Permalink - Articles, Gear Review, Gunsmithing 1 Comment »
September 9th, 2017

Reloading Gear Review: Lee Classic Cast Breech-Lock Press

Lee Classic Cast Breech Lock Press

The Lee Classic Cast “O”-style press has always been an excellent value — it works as well as some other presses costing twice as much. And now Lee has improved on its Classic Cast Press design by adding a breech-lock fitting in the top. This allows you to swap dies in and out in seconds, once your dies are equipped with breech-lock quick-change bushings. The Lee Classic Cast Breech Lock press is available for under $120.00. That makes it a bargain compared to other heavy-duty single-stage presses. MidwayUSA offers this press (item #824144) for $105.29, while Natchez Shooters Supplies sells the press (item #LEE90999) for $110.49.

Lee Classic Cast Breech Lock PressBreech-Lock System Allows Fast Die Exchanges
With the Lee Breech-Lock Press system, the die drops straight in from the top. Then, with a quick 1/6th (60°) turn, the die locks firmly in place (like the breech on an artillery canon). The interrupted three-start thread assures dies return and lock into the exact same position each time. Bushings cost $7.43 each at Midsouth. If you prefer, you can leave a bushing in the press, and screw your dies in normally. But consider that it normally takes a dozen or more turns to screw in a normally threaded die. The Breech-lock system is way faster.

The Lee Classic Cast press features a strong, cast-iron frame and all-steel linkage. The large 1 1/8″-diameter ram is guided by over twelve square inches of ram bearing surface. We like the fact that you can mount the handle on either side, and adjust handle angle and length. As Lee explains: “The start and stop position is adjustable with a 48-tooth, ratchet-type handle clamp. In addition, the handle length is completely adjustable. Shorten [it] when you’re loading handgun and short rifle cases.”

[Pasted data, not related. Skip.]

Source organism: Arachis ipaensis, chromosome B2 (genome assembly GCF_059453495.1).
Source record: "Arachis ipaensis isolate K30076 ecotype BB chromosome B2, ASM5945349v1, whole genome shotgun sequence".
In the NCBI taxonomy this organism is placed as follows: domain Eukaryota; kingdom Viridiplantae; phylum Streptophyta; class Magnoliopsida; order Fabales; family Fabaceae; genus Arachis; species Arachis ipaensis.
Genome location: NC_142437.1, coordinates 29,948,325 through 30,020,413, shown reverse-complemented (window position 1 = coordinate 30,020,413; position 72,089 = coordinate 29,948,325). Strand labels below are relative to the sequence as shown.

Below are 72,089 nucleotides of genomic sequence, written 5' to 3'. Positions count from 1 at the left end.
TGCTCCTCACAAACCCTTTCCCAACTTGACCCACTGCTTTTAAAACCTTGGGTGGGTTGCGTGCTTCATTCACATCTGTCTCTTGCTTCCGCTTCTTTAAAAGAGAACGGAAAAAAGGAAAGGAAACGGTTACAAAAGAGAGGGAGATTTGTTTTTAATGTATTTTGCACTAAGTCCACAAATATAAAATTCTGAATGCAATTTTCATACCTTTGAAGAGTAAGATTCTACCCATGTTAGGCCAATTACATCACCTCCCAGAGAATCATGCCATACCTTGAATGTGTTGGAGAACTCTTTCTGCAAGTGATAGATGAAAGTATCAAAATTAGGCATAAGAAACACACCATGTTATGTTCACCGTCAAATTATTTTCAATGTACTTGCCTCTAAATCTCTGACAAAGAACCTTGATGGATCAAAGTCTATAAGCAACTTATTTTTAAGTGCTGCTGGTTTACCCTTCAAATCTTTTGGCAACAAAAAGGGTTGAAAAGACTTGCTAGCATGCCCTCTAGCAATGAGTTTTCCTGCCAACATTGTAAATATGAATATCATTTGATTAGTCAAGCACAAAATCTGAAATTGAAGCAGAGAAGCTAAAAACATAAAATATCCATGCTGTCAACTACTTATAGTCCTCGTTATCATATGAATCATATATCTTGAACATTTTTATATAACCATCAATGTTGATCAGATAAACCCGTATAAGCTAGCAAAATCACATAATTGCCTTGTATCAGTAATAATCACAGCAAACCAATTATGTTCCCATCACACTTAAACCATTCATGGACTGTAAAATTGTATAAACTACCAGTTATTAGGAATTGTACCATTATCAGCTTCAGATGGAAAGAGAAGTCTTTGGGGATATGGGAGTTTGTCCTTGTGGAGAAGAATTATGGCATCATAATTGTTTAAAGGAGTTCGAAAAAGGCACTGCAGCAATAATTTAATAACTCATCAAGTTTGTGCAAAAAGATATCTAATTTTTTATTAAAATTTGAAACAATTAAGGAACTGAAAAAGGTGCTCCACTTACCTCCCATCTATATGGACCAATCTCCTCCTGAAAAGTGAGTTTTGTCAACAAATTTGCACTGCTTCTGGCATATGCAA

Lock-Ring Eliminator Quick-Change Bushings
With Lee’s basic quick-lock bushings, you control vertical die position with the normal locking ring that seats against the top of the bushing. That works fine, but Lee also offers a handy Lock-Ring Eliminator Bushing (Lee SKU 90063). This clever design combines bushing and lock-ring into a single part. The Eliminator is turned from a solid piece of steel and the lock ring is integrated into the design of the part. With the Eliminator you’ll get the most repeatable and precise die positioning because lock ring and bushing are all one piece. Moreover, some guys say the Eliminator Bushings are easier to grab and remove than the standard Lee Breech-Lock Bushings.

Lee Classic Cast Breech Lock Press

Press owners have praised their Lee Classic Cast Breech-Lock units. Here are reports from two MidwayUSA customers:

Five Stars: Perfect single stage press. Loads accurately 6mm BR and 308 Win for competition. Large clearance is also great for my 460 Wby and 30-378 Wby. Pistol rounds in 44 mag and 45 ACP also load easy. The press has a lot of leverage for full-length rifle case sizing. Nice primer disposal system. Lowest price for its class. This unit beats my Lyman press by several miles…. ” — J. Davidson, California